• give the class a name

    note

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    You don't really have to give the class a name. This class is not going to be generated.
    This class will serve as a context or a place, into which we can put the newly generated code
    We will mark this 'real code' with the template fragment tags.

  • add a static method 'createComponent()'
  • create a template fragment: select the whole method declaration and press Ctrl-Shit+F:

template fragment in weaving rules

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Code tagged as template fragment (a method declaration in this case) is inserted into the weaving context node (DemoApp class) during the generation process.

IF-macro

The following steps are very similar to what we've done in Demo 3, since we're effectively generating the same code just using a different technique - weaving rules instead of reduction rules.

Inside the 'createComponent()' method we are going to create and initialize a JButton component.
Optionally, if the input Element has an attribute 'text', then we will generate a statement:

where the text is the string specified in the 'text' attribute in input Element.

  • enter the following code in the body of the 'createComponent()' method
  • create an IF-macro around the 'component.setText("text");' statement (select the whole (warning) statement, press Ctrl-Shift+M)
  • enter the code for the condition function of the IF-macro, which will check the presence of the 'text' attribute


  • create a property-macro inside the string literal "text"
  • in the value function of the property-macro enter code that returns the value of the 'text' attribute of the input Element

Complete the Generator

To complete this step we have to create another Weaving Rule, which would be applicable to the 'label' Element.

  • open the 'main' mapping configuration ineditor
  • select the weaving rule, which we have just created for 'button' (select the whole node: put cursorinside the rule, use Ctrl+W to expand selection)
  • press Ctrl+D (duplicate) to create an identical rule right next to the original one
  • in the condition function, in the statement

    replace "button" with "label"

  • in theprojecttree select the template node 'weave_Button'
  • duplicate this template node using the Clone Root command in the popup menu
  • in the editor rename this new template to 'weave_Label'
  • in the template code replace the statement

  • with


  • re-auto-complete 'setText' in the statement if the method call is not resolved automatically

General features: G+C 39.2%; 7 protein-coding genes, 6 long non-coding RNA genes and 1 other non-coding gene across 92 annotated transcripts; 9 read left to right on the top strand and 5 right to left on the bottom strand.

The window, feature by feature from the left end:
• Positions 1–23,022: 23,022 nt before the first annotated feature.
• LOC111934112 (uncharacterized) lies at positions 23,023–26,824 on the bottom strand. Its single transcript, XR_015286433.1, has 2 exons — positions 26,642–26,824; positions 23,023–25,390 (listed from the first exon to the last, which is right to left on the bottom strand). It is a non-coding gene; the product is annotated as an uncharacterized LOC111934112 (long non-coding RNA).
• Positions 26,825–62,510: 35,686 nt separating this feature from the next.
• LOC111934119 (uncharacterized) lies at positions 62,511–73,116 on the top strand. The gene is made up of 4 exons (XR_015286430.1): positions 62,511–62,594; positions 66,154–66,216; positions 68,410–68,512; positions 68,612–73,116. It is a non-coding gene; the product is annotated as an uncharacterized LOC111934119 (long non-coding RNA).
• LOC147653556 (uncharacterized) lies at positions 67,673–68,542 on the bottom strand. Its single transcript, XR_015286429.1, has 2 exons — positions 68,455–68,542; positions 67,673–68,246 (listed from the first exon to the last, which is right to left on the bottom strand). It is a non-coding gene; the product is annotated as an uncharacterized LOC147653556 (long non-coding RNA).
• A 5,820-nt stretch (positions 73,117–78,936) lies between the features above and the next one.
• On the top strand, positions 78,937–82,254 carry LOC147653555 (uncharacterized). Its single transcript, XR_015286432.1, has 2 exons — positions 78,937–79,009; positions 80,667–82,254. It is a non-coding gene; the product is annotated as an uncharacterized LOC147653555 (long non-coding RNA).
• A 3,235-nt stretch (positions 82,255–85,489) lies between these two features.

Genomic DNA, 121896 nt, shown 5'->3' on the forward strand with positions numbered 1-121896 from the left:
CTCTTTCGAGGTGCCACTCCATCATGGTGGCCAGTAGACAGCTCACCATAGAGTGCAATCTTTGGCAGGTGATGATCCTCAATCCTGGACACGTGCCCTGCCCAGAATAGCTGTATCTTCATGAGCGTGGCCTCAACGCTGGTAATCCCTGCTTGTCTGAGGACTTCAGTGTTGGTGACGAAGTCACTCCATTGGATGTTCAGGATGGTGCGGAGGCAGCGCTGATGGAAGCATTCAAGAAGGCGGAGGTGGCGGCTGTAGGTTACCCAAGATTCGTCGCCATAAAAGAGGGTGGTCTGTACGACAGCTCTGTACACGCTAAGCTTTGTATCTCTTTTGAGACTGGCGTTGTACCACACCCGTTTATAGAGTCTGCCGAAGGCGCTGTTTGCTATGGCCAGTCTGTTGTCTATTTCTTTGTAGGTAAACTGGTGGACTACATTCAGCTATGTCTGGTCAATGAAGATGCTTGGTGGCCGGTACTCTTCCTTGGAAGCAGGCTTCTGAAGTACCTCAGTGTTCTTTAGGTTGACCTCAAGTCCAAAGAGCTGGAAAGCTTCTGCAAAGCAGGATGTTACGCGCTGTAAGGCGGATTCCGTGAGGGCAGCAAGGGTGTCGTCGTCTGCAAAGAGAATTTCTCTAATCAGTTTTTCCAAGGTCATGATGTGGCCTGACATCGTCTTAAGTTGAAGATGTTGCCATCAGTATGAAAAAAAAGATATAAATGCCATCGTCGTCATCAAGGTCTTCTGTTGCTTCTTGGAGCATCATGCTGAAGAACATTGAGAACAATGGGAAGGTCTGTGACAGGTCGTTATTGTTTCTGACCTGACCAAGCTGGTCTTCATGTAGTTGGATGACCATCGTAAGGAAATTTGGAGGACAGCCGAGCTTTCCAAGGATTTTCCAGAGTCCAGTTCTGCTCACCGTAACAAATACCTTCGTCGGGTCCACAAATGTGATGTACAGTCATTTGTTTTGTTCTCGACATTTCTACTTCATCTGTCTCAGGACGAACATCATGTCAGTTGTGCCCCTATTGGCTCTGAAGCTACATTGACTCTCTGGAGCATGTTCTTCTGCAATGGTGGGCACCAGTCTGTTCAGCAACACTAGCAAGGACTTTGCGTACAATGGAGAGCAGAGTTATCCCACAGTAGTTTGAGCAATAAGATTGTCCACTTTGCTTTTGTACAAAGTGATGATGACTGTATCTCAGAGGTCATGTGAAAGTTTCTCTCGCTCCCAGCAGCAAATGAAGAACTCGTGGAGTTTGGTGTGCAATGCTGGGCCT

• attach the 'weave_Label' template to the second weaving rule in the 'main' mapping configuration

  • re-generate generator model

First Test (Error)

Try to rebuild the language and generate files from model 'test7'.
Generation should run with no problems but compilation will fail with an error:

Click on the error message to view the error in generated code:

The problem is that our weaving rules are always injecting method declaration with the same name: 'createComponent()'

Generating Unique Names

To make the names of each generated 'createComponent()' method unique we will create another property-macro:

  • open the 'weave_Button' template in editor
  • add a property-macro to the name of 'createComponent()' method
  • enter the code in its value function as shown

The templateValue is going to be "createComponent" (i.e. the method's name as written in the template).

  • make similar changes in the 'weave_Label' template
  • re-generate generator model

Second Test

Generate files form the 'test7' model - this time we should get no error.

Preview the generated text for 'test7':

The code has no compilation problems, but it is still not working, because the body of the 'addContent()' method is empty. We're not calling the creational methods that we've just weaved in. Let's fix that by weaving the following code:

into the body of the 'addContent()' method.

Second Template Fragment

To generate a method call of the 'createComponent()' method, we will add another weaving rule and a template. The calls to all the generated 'createComponent()' methods must be weaved into the 'addContent()' method of the main generated class, thus we first have to store the 'addContent()' method in a mapping label in order to refer to it from weaving rules.

We can use the LABEL node macro to store the generated method in the mapping label:

Now a new weaving rule needs to be added to the weaving rules section of the main mapping configuration that will insert the calls to the individual 'createComponent()' methods into the 'addContent()' method:

Notice that the context retrieves the 'addContent()' method from the mapping label and returns the method's body as the node that will have the template fragments weaved in.

The weave_ElementInitialization template will insert the call to the individual 'createComponent()' methods into its context node (a method body, i.e. a StatementList):

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Be sure you tagged the whole statement as a template fragment, including the trailing semicolon.

 

Add a parameter 'Container container' to the method declaration ((warning) This parameter must have the same name as parameter in the actual 'addContent()' method in the 'DemoApp' template).

 

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If you decide to name the Container parameter differently, so that there's no longer a name match between the 'container' in the template fragment and the container parameter in the generated 'DemoApp.addContent()' method, you will need to resolve the actual parameter of 'DemoApp.addContent()' with a reference macro:

The actual 'createComponent()' method must be obtained from somewhere - a mapping label would work well, so we need to first create a new mapping label to hold these methods and insert the methods into the mapping label:

The LABEL node macro will help us have the 'createComponent()' methods stored in the createComponentMethods mapping label for both Buttons and Labels in their respective weaving rules/templates:

This should be done for both weave_Button and weave_Label.

Now we can return to the weave_ElementInitialization template and specify a reference macro on the call to 'createComponent()' to obtain the appropriate 'createComponent()' method from the createComponentMethods mapping label:

Third Test

Now you can make the generator model a generate files from the 'test7' model in the 'test_models' solution.

Now you get correct and complete code for our simple application.